Broadway House adds new Virtual Tour
Broadway House in Westminster have launched a fabulous new virtual tour to make it even easier for you to look round their venue. The technology allows you to look at all of their rooms, in…Read More
By Robin Parker, general manager, Church House
In a country like the UK, where we have a long dreary winters, and the weather often fluctuates throughout the year, a ray of sunlight is always welcome. Daylight can have a positive effect on our mood. It can lift our spirits and make us more efficient at work.
Natural light is also essential to maintaining a normal, healthy physiology. Exposure to sunlight is a key factor in synchronising our internal body cycles so we sleep when it is dark and are alert during the day. In fact there are numerous classical references to the fact that many of the ancient Greek philosophers taught outside.
In our modern society, we have, due to the vagaries of projection technology in the 80s and 90s come to prefer darkness with illuminated lights over natural light when it comes to organising events and conferences. Of course, there is no denying that many social occasions are best suited to evenings, but I (and most-up-to-date research) think that most daytime conferences and events spaces should have adequate provisions for natural light.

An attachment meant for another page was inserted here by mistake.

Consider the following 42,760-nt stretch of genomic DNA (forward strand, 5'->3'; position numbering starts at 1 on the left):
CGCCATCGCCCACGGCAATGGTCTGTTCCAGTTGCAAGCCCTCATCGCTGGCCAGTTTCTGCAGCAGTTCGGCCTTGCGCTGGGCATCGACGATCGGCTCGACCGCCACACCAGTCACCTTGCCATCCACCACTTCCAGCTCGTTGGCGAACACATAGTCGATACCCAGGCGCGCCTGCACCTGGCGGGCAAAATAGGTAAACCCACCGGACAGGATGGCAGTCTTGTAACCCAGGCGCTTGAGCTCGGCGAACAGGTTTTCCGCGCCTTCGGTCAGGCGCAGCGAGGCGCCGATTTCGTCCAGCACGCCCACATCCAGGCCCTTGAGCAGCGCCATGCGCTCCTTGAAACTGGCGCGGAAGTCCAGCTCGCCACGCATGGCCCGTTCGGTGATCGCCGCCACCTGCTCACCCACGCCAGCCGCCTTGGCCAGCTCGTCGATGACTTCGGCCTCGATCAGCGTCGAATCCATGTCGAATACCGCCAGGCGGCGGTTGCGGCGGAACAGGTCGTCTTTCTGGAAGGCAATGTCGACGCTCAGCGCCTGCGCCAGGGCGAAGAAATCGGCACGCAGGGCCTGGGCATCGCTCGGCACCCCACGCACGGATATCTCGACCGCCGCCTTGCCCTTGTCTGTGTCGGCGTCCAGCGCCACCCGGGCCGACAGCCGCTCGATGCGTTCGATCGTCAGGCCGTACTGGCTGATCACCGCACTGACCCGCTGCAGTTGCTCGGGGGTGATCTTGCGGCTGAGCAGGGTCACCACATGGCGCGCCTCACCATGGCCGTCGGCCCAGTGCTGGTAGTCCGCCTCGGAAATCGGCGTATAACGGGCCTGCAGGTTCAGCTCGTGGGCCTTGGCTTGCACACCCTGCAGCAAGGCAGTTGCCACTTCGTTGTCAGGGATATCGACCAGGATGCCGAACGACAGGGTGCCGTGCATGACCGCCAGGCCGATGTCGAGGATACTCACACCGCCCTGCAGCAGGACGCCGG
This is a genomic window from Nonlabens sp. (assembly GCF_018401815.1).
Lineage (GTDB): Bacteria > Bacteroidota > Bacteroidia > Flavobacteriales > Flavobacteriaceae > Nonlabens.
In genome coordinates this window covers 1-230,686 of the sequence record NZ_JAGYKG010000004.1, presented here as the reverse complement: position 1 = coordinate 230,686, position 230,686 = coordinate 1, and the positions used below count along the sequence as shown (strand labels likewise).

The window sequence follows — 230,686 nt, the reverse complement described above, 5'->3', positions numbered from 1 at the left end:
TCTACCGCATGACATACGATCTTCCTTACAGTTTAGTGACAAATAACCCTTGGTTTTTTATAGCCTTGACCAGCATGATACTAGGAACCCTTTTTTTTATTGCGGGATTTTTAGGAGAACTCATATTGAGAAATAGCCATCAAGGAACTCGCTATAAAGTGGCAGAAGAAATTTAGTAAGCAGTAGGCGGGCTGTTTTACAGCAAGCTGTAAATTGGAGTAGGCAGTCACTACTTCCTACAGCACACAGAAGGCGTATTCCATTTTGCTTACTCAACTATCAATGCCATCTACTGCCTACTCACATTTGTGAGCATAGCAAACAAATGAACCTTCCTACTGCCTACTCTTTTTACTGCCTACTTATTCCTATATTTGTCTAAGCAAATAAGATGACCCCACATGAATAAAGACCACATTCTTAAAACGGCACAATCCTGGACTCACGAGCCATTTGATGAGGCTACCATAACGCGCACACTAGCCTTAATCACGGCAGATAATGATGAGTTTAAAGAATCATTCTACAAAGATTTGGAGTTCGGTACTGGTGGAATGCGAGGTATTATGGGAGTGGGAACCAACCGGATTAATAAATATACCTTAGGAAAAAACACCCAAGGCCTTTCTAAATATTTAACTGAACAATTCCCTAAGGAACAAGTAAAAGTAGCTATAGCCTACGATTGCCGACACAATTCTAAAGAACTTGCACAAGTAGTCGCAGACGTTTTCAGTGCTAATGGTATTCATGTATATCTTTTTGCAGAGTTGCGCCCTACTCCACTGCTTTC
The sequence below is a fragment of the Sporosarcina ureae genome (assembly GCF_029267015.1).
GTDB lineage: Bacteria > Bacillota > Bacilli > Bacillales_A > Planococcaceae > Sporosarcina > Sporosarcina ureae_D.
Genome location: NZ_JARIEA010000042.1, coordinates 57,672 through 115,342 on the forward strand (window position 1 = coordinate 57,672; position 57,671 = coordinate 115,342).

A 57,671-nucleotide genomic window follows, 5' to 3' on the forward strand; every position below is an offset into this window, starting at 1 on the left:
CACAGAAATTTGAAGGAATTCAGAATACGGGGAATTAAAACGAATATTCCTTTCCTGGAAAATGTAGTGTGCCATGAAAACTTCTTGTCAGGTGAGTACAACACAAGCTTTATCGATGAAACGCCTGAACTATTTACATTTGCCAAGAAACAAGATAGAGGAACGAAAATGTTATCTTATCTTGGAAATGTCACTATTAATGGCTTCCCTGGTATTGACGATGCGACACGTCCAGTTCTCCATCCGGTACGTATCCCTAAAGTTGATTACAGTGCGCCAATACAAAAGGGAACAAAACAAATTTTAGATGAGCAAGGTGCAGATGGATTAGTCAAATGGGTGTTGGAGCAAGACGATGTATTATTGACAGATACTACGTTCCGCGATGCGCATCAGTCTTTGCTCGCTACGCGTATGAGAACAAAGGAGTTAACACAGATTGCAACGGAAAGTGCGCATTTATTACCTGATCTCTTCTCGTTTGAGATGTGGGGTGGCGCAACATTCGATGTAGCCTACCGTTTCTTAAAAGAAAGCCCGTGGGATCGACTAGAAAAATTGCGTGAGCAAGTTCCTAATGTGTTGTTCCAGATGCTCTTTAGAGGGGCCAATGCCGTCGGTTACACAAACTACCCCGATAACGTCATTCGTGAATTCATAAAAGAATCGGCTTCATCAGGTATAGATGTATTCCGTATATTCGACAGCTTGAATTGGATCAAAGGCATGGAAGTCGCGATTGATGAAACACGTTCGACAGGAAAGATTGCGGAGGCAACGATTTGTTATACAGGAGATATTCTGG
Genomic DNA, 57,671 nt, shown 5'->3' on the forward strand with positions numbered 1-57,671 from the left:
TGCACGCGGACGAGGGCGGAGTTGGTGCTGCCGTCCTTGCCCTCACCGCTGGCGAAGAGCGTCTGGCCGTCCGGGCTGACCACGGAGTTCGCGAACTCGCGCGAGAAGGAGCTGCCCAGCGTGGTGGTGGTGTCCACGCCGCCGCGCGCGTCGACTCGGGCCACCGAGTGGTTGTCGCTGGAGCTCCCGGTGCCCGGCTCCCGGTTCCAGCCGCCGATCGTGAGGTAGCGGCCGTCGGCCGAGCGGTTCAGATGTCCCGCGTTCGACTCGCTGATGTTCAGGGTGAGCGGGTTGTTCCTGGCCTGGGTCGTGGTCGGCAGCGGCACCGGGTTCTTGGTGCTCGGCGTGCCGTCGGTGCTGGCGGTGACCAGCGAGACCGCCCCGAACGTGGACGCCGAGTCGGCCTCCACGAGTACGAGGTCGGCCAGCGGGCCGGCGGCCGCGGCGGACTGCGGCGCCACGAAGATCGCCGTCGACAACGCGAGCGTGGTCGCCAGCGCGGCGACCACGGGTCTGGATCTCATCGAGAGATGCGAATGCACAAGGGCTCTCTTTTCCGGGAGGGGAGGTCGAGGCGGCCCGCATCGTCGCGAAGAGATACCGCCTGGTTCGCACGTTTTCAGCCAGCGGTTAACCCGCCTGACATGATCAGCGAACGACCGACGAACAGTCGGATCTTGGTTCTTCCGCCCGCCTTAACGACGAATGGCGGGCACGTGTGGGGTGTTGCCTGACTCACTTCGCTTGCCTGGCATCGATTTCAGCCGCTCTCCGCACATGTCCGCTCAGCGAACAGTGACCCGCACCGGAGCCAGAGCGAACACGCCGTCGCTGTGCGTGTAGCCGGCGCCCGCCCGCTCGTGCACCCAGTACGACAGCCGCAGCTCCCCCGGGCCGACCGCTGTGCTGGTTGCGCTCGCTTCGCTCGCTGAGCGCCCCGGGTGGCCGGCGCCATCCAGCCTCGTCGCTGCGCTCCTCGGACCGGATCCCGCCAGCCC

Interestingly though, it is not just about delegate wellbeing. As a recent case study demonstrated, having provisions for natural light not only helps save energy, but it also serves as a contingency plan in the event of a power failure.
A few weeks ago, the British Chamber of Commerce’s annual conference was held at the Church House Conference Centre. The conference was attended by a number of high profile public figures like George Osborne, the chancellor of the exchequer, David Frost, director general of the BBC and other members of parliament. The conference was extremely important as the chancellor was due to set out the government’s pro- business plans. However, just before the event started, there was a power cut across Westminster. Though the power was eventually restored – just before the Chancellor stepped onto the stage, even a major power failure did nothing to affect the course of the event. By choosing a venue with natural daylight and high quality acoustics rather than a square box in the underground pit of a hotel – no one felt suffocated or trapped and the event continued seamlessly.
Unfortunately too many organisers tend to plan daytime events in large halls that cannot be run without artificial lighting. Lack of natural light can lead to a dull venue, making delegates vulnerable to mood changes. It can also make them feel sleepy, hampering their ability to concentrate.
The event industry is continually looking at creative ways to make events more effective. A great idea – but let’s also make sure we remember the lessons of the past and the benefit of natural daylight.
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